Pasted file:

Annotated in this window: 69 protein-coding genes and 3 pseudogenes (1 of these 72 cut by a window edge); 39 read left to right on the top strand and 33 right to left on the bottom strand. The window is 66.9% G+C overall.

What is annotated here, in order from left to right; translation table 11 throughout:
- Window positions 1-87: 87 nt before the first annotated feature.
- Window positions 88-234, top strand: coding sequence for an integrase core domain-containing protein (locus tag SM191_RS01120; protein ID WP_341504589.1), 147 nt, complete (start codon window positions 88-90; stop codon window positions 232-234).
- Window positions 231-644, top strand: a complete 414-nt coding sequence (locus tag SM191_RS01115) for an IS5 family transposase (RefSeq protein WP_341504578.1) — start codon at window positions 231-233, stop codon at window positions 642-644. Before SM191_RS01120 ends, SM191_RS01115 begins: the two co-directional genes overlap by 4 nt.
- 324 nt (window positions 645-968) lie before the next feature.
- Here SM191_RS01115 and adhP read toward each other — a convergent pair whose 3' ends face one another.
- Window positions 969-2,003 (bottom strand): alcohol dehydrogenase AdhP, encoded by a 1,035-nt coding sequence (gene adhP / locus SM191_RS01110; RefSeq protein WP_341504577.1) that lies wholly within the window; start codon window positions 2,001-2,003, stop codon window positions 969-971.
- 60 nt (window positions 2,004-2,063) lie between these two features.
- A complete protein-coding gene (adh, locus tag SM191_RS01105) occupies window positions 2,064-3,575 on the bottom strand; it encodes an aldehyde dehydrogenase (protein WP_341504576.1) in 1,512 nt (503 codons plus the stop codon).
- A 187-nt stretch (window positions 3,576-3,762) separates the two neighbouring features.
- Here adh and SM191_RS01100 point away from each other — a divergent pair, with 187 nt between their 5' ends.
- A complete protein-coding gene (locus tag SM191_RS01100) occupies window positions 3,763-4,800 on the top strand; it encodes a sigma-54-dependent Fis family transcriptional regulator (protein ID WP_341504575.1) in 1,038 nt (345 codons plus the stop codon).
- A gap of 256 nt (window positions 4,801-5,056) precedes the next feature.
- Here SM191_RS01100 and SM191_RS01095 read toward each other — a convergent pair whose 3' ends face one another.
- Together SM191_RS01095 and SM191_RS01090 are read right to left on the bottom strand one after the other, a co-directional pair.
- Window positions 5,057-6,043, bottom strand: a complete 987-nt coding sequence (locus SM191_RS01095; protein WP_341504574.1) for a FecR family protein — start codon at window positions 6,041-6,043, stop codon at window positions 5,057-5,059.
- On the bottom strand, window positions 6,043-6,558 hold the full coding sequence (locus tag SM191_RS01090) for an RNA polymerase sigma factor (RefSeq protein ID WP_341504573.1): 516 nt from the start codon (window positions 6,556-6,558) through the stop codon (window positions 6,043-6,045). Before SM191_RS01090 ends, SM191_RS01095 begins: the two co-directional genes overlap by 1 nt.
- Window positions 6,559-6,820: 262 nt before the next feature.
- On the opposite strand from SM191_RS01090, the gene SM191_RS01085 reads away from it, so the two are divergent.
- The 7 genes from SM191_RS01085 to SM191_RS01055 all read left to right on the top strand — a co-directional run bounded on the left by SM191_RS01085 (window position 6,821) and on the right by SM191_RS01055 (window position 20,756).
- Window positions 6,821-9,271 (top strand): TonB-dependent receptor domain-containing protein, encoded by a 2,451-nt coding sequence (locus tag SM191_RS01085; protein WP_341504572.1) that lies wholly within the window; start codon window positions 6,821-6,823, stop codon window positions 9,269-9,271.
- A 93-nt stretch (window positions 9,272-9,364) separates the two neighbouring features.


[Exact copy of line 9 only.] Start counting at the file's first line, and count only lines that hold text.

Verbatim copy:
- 60 nt (window positions 2,004-2,063) lie between these two features.